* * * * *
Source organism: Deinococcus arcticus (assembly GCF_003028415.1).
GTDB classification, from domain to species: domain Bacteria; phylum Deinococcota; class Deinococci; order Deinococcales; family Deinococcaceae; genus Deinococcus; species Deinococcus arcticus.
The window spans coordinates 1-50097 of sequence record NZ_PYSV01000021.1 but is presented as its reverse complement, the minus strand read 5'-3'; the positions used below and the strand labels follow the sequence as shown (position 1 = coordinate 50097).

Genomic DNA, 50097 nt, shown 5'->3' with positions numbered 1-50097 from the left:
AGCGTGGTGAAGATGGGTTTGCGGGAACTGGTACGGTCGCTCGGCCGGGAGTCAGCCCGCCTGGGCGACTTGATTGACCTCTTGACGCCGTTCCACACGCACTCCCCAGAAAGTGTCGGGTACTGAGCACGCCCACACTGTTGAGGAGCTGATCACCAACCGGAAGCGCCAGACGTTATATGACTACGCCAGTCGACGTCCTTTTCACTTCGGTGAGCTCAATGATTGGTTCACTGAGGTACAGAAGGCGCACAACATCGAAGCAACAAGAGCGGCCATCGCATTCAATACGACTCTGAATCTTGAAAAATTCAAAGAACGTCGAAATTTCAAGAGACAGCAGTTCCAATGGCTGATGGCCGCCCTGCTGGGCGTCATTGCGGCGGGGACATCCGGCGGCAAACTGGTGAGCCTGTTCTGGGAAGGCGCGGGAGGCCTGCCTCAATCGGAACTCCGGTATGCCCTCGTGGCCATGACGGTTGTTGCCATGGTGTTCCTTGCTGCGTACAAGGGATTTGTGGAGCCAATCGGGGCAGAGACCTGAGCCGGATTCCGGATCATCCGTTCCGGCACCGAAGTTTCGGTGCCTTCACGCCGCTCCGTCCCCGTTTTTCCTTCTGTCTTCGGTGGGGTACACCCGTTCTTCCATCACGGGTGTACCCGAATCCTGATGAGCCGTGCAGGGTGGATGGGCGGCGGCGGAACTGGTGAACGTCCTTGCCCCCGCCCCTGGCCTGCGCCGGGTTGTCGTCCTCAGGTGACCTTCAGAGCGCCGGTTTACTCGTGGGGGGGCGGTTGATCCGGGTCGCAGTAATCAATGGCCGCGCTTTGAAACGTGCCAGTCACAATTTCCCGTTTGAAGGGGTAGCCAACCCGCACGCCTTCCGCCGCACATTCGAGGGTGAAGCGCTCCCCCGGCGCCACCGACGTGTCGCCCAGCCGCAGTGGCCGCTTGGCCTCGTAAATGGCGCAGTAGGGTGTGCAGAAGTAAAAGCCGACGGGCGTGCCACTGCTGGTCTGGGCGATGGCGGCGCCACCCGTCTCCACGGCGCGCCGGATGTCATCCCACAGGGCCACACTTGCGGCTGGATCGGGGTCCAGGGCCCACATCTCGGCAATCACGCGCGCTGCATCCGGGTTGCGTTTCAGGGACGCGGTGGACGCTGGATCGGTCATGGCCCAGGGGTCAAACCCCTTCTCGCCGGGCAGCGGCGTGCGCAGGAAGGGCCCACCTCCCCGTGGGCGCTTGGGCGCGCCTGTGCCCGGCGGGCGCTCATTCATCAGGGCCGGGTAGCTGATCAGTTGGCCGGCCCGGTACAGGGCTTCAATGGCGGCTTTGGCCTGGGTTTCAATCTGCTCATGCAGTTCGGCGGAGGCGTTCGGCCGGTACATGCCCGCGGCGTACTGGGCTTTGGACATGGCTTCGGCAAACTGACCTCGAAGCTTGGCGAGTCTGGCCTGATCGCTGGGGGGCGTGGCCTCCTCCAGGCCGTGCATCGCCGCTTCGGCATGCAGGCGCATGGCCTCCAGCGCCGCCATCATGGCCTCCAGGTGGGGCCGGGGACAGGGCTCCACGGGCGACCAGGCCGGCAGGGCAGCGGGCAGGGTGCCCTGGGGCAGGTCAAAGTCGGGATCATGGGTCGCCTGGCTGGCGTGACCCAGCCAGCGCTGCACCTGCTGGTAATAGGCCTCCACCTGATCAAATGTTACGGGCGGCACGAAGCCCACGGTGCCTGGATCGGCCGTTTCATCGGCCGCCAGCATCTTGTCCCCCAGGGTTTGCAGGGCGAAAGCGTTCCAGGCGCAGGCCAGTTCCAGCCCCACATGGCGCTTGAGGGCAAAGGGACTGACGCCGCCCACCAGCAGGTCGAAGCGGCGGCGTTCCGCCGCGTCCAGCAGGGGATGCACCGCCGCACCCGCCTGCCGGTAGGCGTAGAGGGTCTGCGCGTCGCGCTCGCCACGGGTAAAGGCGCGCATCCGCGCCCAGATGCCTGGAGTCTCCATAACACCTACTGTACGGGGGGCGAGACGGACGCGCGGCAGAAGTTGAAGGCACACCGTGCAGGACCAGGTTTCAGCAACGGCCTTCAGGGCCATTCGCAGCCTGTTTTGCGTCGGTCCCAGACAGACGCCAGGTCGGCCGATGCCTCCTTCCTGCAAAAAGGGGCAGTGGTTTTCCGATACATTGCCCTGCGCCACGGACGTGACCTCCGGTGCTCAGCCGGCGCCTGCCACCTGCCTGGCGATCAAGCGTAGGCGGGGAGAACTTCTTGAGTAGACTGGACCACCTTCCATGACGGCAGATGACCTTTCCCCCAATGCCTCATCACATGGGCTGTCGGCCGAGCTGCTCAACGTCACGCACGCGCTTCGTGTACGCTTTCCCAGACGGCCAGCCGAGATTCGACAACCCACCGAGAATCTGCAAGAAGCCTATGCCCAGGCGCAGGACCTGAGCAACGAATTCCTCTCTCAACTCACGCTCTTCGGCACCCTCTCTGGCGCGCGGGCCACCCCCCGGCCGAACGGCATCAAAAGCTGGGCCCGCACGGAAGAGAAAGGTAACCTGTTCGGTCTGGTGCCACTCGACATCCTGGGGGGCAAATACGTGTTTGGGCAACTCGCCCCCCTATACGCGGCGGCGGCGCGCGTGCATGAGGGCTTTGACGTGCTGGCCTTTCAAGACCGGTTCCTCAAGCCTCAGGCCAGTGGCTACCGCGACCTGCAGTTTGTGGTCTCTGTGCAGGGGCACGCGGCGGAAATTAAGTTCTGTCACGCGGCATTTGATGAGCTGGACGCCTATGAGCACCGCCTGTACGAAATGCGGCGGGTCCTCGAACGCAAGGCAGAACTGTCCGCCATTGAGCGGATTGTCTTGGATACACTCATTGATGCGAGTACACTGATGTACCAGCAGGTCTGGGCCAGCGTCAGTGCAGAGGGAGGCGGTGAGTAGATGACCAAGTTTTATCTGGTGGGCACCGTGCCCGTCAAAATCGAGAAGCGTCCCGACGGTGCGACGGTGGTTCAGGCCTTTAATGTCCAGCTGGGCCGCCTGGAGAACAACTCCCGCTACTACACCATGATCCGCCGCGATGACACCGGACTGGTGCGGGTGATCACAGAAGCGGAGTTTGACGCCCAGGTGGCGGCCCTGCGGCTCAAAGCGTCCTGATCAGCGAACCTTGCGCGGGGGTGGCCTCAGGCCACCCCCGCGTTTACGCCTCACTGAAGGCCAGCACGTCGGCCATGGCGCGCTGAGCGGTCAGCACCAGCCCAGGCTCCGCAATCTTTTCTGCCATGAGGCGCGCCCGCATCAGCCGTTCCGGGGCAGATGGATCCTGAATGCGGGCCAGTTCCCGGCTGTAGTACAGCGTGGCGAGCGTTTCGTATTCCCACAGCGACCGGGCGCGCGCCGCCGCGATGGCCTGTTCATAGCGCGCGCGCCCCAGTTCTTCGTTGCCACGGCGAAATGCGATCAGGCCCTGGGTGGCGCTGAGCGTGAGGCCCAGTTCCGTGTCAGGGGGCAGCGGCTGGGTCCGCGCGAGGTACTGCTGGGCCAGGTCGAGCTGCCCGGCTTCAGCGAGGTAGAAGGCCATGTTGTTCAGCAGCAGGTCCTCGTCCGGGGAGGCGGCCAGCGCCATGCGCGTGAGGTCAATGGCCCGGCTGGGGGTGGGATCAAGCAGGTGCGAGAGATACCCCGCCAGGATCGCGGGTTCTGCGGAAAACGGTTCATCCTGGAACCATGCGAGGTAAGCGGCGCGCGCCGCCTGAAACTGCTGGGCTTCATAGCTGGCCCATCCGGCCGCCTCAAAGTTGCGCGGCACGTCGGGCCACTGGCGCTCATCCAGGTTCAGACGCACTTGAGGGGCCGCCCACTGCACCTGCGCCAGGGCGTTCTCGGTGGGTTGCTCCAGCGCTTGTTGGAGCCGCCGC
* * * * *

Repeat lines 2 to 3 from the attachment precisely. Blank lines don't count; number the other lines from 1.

GTDB classification, from domain to species: domain Bacteria; phylum Deinococcota; class Deinococci; order Deinococcales; family Deinococcaceae; genus Deinococcus; species Deinococcus arcticus.
The window spans coordinates 1-50097 of sequence record NZ_PYSV01000021.1 but is presented as its reverse complement, the minus strand read 5'-3'; the positions used below and the strand labels follow the sequence as shown (position 1 = coordinate 50097).